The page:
By Mari Yamaguchi
Japan and China on Thursday mark the 50th anniversary of the 1972 normalization of their ties, but there isn’t much of a celebratory mood. Improved ties between Asia’s two biggest economies are considered vital to the region’s stability and prosperity, but they remain at odds over disputed East China Sea islands and China’s growing military and economic assertiveness in the region. Here are the key issues in the often strained relations between these powerhouse neighbors:
A huge source of contention is an uninhabited group of Tokyo-controlled, Beijing-claimed East China Sea islands called Senkaku in Japan and Diaoyu in China. Japan insists that the islands, which once hosted a Japanese seafood factory, are part of its territory, both historically and by international law. China says they were stolen by Japan in 1895 and should have been returned at the end of World War II.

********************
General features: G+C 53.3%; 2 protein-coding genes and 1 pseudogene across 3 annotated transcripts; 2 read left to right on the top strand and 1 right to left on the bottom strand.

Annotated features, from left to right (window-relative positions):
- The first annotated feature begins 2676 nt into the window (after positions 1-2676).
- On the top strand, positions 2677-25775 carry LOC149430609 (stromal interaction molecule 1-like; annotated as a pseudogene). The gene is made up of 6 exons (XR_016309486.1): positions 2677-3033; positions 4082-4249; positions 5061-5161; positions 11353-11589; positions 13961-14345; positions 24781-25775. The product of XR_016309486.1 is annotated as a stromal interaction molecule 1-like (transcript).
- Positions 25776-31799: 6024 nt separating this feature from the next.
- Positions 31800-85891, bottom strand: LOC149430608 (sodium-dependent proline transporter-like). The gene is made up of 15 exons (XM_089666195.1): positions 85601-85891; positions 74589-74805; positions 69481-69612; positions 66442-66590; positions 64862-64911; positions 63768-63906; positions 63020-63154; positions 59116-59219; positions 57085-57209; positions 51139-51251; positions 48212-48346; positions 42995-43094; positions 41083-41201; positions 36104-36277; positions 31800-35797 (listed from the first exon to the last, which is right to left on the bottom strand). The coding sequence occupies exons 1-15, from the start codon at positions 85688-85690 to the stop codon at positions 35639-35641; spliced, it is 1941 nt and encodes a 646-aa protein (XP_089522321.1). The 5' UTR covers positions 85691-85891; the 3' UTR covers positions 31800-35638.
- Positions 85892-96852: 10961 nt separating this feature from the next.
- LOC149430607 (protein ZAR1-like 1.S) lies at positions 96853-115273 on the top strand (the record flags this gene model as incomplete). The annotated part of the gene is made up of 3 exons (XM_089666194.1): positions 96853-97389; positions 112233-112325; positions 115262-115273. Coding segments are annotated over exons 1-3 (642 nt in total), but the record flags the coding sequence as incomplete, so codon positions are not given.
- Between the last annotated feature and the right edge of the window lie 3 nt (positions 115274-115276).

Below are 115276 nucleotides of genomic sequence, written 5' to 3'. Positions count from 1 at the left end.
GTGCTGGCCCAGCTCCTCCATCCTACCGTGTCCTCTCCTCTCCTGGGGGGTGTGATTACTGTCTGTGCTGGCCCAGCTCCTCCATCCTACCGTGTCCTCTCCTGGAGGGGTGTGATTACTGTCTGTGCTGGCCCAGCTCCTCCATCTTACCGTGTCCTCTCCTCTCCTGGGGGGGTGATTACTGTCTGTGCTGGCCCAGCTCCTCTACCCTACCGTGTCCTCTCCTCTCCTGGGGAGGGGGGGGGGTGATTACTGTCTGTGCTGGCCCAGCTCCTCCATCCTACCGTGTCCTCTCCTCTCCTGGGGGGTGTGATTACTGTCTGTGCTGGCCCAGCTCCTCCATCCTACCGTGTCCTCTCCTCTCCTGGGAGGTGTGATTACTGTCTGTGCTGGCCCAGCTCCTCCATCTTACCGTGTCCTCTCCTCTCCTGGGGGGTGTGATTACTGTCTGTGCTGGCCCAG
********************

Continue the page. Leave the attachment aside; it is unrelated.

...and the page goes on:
As a top U.S. ally and a major trade partner with China, Japan is in a delicate situation and must balance its position between the two superpowers. China has been more assertive about pressing other governments to embrace Chinese-led initiatives, including a trade group called the Regional Comprehensive Economic Partnership. Japan, along with the United States, is seeking ways to stand up to increasing Chinese economic influence in the region. Tokyo also wants to reinforce economic security with other democracies in areas such as supply chains and the protection of sensitive technologies, apparently as a counter to China. Yasuo Fukuda, a former Japanese prime minister who is an active proponent of better ties with China, says friction between Japan and China largely stems from U.S.-China trade issues. “The question is if global trade works better by excluding China,” he said.